Economic growth is expected to be moderate in the near term, with significant uncertainty related to the unsettled external environment. While interest rates remain low, growth in personal consumption and real estate investment is expected to be relatively subdued, in light of high household debt and measures taken to contain mortgage credit growth. With weak net exports and ongoing fiscal adjustment, business investment is anticipated to play a key role in sustaining growth. Threats outside Canada—including further turbulence from Europe and its impact on global financial markets—are the main source of risk. On the domestic front, high household debt levels, coupled with elevated house prices, are the main vulnerability.
Monetary policy continues to be highly accommodative given ongoing economic slack and well- managed inflationary expectations. The policy rate remains at exceptionally low levels—the target for overnight rate has been kept at 1 percent since September 2010, and no hikes are expected in the near future given that core inflation has remained around the inflation target, inflationary expectations are well anchored, and external risks are high.
Fiscal consolidation is now under way with the federal government leading the efforts. The authorities envisage a return to budgetary balance by 2015–16 with an ambitious plan to bring spending as a share of GDP back to pre-crisis levels, while remaining flexible to changes in the economic outlook.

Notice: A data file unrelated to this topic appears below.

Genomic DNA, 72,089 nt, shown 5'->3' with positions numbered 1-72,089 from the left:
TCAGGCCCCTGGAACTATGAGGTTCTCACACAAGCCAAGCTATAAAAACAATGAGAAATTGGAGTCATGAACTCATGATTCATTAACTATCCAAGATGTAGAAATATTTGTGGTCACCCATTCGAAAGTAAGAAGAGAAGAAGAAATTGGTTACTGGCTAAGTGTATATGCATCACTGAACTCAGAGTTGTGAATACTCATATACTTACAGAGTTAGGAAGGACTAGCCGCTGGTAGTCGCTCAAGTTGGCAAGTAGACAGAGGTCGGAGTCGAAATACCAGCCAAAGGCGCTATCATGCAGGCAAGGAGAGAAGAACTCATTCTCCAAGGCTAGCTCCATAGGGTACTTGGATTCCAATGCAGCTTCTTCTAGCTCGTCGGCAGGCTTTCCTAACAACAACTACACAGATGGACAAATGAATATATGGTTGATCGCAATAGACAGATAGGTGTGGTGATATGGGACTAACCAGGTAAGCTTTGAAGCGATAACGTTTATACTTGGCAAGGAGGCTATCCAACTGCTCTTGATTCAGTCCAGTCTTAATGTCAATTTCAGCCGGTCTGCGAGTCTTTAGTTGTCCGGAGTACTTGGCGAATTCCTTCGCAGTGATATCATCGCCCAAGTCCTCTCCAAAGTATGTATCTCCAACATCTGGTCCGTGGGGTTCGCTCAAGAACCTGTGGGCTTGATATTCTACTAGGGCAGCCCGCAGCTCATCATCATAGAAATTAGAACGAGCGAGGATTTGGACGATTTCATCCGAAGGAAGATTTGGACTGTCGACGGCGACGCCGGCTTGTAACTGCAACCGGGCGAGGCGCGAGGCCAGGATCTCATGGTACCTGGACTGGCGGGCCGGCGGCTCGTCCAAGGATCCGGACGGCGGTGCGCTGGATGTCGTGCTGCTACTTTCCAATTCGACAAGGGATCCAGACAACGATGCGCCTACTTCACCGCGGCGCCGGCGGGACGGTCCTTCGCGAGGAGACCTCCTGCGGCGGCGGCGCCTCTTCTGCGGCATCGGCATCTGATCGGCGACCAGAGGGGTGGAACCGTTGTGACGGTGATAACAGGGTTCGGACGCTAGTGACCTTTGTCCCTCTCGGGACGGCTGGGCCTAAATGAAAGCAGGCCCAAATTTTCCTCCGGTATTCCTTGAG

Canada’s corporate and financial sectors continue to display resilience amid the recent turbulence in international financial markets, also reflecting strong supervision and regulation. Despite some recent tightening, credit conditions remain highly favorable, with both firms and banks taking advantage of funding costs well below historical averages. Banks’ financial soundness indicators are at strong levels, with near-term risks stemming primarily from potential spillovers from European markets.
Executive Board Assessment
Executive Directors commended the authorities’ exemplary macroeconomic management and financial sector oversight, which have enabled Canada to weather the global crisis well. Directors noted that the pace of the recovery has slowed, after a strong rebound in 2010. While Canada’s medium term outlook remains broadly favorable, near term downside risks are high due to the financial market turmoil in Europe and rising household indebtedness. Accordingly, policymaking should remain flexible and pragmatic in the period ahead.